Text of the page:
Full article at iFIXIT
The iPad team took a page from the iPhone SE playbook and released what appears to be a throwback—an arguably under-specced tablet that takes aim at the education and enterprise markets. This iPad is supposedly reasonably priced and powerful enough for professionals—but will it also earn high marks for repairability? Join us and find out. It’s teardown time!
When Apple announced the new low-cost 9.7-inch iPad, both looks and spec seemed to suggest that it was essentially an original iPad Air with minor updates, and that’s exactly what iFixit found beneath the hood when it did its usual teardown.
So remember how we said this was similar to the first Air? We were serious—take a look inside the Air 1 and iPad 5 respectively. Not much has changed.
The company did find a few changes – but also cast some doubt on Apple’s claim that this model offers a brighter display …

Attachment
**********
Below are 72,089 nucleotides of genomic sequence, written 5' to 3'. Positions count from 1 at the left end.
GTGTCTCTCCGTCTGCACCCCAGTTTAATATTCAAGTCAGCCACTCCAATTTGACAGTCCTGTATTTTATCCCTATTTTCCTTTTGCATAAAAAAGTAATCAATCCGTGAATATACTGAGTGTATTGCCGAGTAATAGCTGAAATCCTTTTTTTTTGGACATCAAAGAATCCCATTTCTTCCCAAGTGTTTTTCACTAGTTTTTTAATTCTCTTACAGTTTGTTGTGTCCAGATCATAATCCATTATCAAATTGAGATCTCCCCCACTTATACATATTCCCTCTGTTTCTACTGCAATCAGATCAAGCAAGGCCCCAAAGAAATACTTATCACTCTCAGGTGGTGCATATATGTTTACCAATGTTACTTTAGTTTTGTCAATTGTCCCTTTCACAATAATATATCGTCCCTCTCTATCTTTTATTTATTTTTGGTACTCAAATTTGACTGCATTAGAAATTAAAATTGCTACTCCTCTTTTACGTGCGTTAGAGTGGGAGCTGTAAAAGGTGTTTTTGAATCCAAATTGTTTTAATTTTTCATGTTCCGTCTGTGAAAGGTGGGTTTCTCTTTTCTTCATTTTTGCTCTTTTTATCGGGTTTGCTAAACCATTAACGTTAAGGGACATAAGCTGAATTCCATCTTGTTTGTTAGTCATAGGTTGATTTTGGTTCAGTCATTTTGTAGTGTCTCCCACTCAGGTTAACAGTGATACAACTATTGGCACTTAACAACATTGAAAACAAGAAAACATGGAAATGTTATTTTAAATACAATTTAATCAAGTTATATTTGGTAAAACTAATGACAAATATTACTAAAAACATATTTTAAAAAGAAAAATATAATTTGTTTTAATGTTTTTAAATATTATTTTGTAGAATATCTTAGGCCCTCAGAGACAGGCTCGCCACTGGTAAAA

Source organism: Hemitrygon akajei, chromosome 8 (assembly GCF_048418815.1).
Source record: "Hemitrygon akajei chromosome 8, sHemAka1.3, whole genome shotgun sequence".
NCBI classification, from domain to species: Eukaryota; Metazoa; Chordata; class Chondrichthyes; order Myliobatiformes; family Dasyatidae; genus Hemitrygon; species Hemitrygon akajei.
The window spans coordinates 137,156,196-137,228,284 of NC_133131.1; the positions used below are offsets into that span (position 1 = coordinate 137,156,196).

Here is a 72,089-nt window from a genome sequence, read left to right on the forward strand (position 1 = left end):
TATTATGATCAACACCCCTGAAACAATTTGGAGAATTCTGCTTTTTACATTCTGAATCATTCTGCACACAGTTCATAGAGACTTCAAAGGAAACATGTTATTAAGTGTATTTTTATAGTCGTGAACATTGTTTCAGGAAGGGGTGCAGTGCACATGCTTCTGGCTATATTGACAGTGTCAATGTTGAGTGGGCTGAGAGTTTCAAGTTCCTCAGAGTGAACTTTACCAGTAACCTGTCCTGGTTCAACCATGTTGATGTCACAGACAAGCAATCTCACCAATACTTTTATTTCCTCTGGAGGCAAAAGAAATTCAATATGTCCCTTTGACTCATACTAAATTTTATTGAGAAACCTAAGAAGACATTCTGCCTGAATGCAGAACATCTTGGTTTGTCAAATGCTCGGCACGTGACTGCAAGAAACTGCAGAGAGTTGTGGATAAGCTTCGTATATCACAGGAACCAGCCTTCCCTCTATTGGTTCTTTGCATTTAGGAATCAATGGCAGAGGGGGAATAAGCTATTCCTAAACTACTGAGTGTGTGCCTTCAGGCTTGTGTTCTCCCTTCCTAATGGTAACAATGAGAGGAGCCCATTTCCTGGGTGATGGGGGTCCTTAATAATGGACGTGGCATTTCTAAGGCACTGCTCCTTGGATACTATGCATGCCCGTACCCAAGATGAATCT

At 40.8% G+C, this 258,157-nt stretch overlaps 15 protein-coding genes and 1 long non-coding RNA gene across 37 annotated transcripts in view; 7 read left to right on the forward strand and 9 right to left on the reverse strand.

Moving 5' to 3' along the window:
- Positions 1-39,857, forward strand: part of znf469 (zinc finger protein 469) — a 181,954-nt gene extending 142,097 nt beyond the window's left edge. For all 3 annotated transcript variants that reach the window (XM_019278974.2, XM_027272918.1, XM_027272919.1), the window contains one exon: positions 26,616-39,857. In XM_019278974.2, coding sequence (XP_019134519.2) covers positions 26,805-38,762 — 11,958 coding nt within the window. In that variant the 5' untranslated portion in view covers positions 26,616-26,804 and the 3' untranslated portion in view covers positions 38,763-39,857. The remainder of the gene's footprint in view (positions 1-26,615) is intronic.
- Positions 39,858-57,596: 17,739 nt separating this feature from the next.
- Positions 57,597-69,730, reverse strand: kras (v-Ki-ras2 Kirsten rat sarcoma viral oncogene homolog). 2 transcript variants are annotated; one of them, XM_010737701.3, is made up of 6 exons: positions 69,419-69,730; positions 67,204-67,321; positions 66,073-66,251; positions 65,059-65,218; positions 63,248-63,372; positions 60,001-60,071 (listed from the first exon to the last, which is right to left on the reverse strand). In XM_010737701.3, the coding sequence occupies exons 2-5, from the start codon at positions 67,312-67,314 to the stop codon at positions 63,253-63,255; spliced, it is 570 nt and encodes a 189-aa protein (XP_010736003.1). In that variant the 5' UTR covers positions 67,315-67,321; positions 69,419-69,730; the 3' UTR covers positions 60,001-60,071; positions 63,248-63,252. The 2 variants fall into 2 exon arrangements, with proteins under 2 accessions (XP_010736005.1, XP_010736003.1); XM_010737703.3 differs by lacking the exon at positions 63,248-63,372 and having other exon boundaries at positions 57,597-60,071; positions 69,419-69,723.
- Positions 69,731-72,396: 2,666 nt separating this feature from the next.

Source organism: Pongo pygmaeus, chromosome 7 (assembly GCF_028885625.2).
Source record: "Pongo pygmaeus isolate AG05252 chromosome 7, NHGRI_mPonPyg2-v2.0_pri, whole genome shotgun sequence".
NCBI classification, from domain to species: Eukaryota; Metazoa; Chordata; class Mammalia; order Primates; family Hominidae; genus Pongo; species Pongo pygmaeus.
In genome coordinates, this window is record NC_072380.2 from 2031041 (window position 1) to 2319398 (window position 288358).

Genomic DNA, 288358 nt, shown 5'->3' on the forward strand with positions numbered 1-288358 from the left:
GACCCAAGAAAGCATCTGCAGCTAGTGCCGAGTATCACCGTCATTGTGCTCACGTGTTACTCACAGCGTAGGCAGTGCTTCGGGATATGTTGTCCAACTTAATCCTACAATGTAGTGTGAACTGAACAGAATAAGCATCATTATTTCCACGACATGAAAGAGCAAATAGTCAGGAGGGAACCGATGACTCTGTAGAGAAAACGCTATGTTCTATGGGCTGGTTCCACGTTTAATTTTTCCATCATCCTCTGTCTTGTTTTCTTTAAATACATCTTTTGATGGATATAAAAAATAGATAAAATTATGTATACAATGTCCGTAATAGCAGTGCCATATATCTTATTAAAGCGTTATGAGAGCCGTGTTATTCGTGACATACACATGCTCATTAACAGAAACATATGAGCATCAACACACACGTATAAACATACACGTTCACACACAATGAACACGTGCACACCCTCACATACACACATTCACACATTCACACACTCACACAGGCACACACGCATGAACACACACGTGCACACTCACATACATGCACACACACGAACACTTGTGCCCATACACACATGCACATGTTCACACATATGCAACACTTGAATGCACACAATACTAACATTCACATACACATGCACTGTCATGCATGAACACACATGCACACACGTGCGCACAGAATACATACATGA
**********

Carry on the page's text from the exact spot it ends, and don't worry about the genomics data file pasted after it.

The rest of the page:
Externally, iFixit noted that three differences: the lack of a mechanical lock switch, smaller microphone holes and a single row of speaker holes.
Inside, the biggest difference was of course the addition of the Touch ID sensor and associated hardware.
Thumbs up for fingerprint reading. Thumbs down for a harder repair, since the sensor is uniquely paired to its logic board at the factory. At least this lovely button is still a button (unlike the solid-state un-button that debuted on 7-series iPhones).
And that screen brightness claim?
In Apple’s press release announcing the iPad 5, they told us it comes equipped with a “brighter 9.7-inch Retina display.” Our question is: brighter than what? It doesn’t look that different from the Air 1’s display. If they mean brighter than the Air 2, then that may simply be due to reverting to the unfused display design of the Air 1.